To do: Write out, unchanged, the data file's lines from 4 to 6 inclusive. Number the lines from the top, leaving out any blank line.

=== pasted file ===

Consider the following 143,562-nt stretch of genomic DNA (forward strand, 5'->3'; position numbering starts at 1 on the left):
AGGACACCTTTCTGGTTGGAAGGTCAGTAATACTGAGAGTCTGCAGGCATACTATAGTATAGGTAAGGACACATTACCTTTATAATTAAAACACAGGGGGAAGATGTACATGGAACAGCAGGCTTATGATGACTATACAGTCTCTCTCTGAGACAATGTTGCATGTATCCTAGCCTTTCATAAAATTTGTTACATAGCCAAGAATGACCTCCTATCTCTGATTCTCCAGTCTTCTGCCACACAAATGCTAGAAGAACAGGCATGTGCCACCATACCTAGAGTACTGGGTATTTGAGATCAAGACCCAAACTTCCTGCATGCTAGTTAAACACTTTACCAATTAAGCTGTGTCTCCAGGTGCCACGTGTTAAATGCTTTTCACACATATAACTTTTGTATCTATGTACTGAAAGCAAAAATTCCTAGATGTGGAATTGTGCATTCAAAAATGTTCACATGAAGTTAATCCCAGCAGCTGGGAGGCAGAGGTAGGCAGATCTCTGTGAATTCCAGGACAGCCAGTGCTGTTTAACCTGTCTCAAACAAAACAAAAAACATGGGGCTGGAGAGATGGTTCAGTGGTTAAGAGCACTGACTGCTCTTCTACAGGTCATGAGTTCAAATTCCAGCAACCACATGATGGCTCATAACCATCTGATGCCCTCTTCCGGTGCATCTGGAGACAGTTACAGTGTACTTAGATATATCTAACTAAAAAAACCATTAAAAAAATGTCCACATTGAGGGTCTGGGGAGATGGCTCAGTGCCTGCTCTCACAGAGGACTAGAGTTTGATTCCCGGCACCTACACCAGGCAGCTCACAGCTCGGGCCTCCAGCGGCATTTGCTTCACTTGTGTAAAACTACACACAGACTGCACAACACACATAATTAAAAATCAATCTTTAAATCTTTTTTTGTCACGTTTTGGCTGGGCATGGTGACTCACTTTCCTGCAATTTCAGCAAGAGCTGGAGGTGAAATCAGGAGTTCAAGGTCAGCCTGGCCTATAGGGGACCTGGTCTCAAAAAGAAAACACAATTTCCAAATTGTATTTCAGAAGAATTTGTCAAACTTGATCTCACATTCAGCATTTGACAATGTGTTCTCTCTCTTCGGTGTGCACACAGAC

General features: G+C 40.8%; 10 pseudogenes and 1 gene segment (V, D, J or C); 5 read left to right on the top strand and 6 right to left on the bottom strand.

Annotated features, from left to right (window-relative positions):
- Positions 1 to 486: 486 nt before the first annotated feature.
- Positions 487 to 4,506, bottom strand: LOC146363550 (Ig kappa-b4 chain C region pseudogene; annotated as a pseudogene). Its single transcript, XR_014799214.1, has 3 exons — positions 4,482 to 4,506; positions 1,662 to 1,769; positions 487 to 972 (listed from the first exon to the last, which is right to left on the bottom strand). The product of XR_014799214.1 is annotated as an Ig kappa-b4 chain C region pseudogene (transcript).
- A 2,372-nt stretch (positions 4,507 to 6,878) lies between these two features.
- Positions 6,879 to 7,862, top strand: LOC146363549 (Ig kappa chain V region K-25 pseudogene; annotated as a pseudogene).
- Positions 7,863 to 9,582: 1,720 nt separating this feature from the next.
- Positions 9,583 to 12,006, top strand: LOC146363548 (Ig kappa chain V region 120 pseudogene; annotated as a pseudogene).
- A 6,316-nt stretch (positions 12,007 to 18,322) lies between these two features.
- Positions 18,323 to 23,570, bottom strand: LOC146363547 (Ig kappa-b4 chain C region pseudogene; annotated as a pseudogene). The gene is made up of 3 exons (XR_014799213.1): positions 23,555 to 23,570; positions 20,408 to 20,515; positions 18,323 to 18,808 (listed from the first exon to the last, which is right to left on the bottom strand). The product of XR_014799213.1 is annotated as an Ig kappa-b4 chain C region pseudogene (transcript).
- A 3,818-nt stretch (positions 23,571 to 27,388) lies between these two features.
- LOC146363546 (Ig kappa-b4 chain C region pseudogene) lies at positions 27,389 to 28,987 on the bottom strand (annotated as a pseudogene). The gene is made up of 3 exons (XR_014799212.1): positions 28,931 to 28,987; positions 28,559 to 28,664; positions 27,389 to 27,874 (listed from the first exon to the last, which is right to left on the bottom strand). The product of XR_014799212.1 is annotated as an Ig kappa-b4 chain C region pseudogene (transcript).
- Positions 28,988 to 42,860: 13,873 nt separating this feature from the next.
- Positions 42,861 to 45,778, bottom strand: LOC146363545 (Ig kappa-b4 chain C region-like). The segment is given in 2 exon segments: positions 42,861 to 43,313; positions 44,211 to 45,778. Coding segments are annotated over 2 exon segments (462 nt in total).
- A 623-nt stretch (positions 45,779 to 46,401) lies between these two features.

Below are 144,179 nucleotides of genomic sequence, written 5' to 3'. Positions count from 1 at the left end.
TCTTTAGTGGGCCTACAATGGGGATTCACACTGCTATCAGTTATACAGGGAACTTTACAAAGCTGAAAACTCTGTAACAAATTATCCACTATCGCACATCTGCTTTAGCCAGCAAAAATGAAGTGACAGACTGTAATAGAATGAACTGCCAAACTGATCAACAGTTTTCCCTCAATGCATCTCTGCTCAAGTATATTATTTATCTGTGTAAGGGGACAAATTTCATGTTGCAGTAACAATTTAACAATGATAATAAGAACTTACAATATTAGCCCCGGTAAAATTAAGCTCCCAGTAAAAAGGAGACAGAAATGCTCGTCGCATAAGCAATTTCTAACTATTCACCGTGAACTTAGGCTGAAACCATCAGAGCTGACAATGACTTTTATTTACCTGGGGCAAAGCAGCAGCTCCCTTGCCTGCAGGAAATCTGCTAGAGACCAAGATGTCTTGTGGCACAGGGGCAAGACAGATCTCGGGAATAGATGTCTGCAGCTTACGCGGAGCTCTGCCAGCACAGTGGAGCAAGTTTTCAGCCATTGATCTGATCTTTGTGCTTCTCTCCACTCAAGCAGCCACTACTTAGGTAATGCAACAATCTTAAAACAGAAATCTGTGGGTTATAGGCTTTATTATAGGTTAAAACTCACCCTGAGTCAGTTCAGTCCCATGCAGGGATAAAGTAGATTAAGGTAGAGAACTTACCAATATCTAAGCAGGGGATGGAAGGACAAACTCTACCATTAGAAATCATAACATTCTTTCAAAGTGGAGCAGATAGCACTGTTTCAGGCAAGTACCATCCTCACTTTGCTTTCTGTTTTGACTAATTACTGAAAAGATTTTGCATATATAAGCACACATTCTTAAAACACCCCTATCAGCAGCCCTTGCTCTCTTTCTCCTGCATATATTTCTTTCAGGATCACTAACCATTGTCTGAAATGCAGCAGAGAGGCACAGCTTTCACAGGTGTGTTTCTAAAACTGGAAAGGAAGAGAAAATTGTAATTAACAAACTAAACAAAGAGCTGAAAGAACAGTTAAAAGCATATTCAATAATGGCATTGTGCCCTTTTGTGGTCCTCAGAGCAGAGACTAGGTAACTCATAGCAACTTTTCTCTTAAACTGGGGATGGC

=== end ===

Annotated features, from left to right (window-relative positions):
- Positions 1 to 486: 486 nt before the first annotated feature.
- Positions 487 to 4,506, bottom strand: LOC146363550 (Ig kappa-b4 chain C region pseudogene; annotated as a pseudogene). Its single transcript, XR_014799214.1, has 3 exons — positions 4,482 to 4,506; positions 1,662 to 1,769; positions 487 to 972 (listed from the first exon to the last, which is right to left on the bottom strand). The product of XR_014799214.1 is annotated as an Ig kappa-b4 chain C region pseudogene (transcript).